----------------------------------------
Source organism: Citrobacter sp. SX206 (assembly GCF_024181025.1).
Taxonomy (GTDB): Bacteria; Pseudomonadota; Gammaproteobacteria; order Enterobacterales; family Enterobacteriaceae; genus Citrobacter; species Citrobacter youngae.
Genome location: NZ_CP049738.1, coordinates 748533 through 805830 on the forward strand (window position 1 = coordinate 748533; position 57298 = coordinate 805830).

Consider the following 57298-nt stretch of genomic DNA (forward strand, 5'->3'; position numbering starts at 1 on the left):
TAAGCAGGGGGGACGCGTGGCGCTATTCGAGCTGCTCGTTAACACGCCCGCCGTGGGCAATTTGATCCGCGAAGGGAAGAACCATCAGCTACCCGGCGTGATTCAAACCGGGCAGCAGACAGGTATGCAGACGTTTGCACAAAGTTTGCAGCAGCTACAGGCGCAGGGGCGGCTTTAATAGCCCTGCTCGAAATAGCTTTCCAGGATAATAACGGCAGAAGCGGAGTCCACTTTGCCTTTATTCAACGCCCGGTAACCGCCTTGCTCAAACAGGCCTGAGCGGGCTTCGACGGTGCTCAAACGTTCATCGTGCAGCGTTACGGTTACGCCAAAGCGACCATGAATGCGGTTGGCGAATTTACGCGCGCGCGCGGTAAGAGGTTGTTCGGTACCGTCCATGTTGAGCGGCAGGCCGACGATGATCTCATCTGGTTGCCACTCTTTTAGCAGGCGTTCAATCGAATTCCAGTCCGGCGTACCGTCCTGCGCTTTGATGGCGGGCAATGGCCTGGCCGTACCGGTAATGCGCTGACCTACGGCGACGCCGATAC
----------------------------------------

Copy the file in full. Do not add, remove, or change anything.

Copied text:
Source organism: Citrobacter sp. SX206 (assembly GCF_024181025.1).
Taxonomy (GTDB): Bacteria; Pseudomonadota; Gammaproteobacteria; order Enterobacterales; family Enterobacteriaceae; genus Citrobacter; species Citrobacter youngae.
Genome location: NZ_CP049738.1, coordinates 748533 through 805830 on the forward strand (window position 1 = coordinate 748533; position 57298 = coordinate 805830).

Consider the following 57298-nt stretch of genomic DNA (forward strand, 5'->3'; position numbering starts at 1 on the left):
TAAGCAGGGGGGACGCGTGGCGCTATTCGAGCTGCTCGTTAACACGCCCGCCGTGGGCAATTTGATCCGCGAAGGGAAGAACCATCAGCTACCCGGCGTGATTCAAACCGGGCAGCAGACAGGTATGCAGACGTTTGCACAAAGTTTGCAGCAGCTACAGGCGCAGGGGCGGCTTTAATAGCCCTGCTCGAAATAGCTTTCCAGGATAATAACGGCAGAAGCGGAGTCCACTTTGCCTTTATTCAACGCCCGGTAACCGCCTTGCTCAAACAGGCCTGAGCGGGCTTCGACGGTGCTCAAACGTTCATCGTGCAGCGTTACGGTTACGCCAAAGCGACCATGAATGCGGTTGGCGAATTTACGCGCGCGCGCGGTAAGAGGTTGTTCGGTACCGTCCATGTTGAGCGGCAGGCCGACGATGATCTCATCTGGTTGCCACTCTTTTAGCAGGCGTTCAATCGAATTCCAGTCCGGCGTACCGTCCTGCGCTTTGATGGCGGGCAATGGCCTGGCCGTACCGGTAATGCGCTGACCTACGGCGACGCCGATAC